Asda will make “hybrid” working permanent for employees at its head offices once Covid rules are relaxed.
The supermarket has announced that about 4,000 staff in total, at Asda House in Leeds and at George House in Leicester, can choose where they work best – whether at home, or at the office, shop or depot.
England is set to lift its remaining coronavirus restrictions on 19 July, and many businesses have indicated that they will continue to allow flexible working after this date.
However, Jacki Simpson, Asda’s vice president of people operations, said the hybrid model would not work for all employees, such as those who work in training and need to have in-person contact with colleagues.
Earlier this week, Labour MP and shadow children’s minister Tulip Siddiq read out the Flexible Working Bill in parliament, and said flexible working ought to be a “right for all rather than a perk for the few”.
The legislation she introduced through the ten-minute rule is backed by MPs from the Labour, Conservative, Lib Dem, SNP, SDLP and Green parties. It is scheduled to have its second reading on 19 November.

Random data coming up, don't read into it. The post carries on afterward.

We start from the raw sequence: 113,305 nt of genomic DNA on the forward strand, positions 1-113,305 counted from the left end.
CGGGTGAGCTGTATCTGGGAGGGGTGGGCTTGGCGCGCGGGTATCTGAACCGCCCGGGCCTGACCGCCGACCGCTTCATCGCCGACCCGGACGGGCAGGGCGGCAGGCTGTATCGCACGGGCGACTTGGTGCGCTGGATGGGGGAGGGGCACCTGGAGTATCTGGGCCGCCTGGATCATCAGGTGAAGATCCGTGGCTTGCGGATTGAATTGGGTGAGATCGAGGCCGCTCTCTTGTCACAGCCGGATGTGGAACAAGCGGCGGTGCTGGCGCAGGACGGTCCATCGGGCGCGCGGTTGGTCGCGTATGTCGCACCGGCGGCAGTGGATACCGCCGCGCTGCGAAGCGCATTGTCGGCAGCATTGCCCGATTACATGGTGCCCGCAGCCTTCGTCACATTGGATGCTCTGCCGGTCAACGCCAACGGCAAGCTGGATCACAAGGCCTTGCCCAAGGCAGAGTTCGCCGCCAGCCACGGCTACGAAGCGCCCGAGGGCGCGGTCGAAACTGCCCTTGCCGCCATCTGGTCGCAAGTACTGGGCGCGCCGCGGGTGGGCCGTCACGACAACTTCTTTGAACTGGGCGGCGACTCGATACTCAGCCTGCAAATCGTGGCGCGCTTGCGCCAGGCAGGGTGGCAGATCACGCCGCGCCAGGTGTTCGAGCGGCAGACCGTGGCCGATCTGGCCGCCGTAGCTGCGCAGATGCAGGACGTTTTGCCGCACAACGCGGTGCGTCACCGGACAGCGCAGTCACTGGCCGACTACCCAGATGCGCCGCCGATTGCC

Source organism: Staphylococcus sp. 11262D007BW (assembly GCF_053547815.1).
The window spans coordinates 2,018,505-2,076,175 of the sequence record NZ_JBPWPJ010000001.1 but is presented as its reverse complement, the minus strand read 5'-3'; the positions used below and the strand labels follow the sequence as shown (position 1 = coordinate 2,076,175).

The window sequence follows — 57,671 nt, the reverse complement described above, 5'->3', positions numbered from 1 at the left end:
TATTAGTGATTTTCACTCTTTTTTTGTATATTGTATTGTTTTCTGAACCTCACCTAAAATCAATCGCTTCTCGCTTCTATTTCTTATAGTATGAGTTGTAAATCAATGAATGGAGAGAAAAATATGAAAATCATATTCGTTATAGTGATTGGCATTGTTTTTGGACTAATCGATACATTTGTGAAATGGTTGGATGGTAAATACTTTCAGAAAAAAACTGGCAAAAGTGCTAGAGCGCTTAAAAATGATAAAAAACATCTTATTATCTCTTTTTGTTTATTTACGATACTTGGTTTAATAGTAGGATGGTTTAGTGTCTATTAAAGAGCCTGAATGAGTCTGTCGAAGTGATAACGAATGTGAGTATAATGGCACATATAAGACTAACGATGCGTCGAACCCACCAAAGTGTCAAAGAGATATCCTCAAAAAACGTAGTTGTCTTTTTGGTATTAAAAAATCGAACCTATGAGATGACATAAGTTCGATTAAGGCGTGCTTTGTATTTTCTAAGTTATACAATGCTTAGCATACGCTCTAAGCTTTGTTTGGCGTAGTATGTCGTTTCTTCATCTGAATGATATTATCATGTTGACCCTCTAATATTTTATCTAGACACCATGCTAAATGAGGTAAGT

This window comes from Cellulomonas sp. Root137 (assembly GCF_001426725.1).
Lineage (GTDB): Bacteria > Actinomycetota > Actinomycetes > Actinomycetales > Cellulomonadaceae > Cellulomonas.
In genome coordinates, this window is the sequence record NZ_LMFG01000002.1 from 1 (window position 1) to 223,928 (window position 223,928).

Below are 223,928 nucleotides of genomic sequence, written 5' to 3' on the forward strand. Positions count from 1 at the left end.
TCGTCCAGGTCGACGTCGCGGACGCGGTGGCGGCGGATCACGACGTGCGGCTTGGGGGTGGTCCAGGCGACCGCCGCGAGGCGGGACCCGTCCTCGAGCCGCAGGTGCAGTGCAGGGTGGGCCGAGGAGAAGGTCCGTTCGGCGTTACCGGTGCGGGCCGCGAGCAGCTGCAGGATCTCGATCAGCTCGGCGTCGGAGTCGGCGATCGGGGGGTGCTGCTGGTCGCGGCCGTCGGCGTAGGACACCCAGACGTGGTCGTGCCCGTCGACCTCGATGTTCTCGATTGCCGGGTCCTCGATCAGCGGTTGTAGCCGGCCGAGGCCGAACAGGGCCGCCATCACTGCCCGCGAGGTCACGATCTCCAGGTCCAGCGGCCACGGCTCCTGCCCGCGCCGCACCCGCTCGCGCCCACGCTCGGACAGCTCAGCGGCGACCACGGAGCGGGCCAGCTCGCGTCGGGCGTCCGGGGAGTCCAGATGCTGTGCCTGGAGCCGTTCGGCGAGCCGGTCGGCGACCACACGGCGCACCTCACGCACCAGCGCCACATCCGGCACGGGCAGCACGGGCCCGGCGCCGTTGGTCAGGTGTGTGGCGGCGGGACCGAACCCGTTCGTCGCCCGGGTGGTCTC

It came after Downing Street had confirmed that the government was considering legislating to make working from home the “default” option by giving employees the right to request it.
However, prime minister Boris Johnson’s official spokesperson said there would be no legal right to work from home.
They added that Mr Johnson believed there were benefits to being in the office, including collaboration with colleagues.
The PM’s position echoes the concerns of the largest business lobby group, the Confederation of British Industry (CBI), which has warned that giving workers the legal right to demand remote working would harm young employees and damage city centre economies.
Major banks including Goldman Sachs and Morgan Stanley have taken the most hardline stance on post-lockdown working, by demanding that all staff return to the office once Covid restrictions are lifted.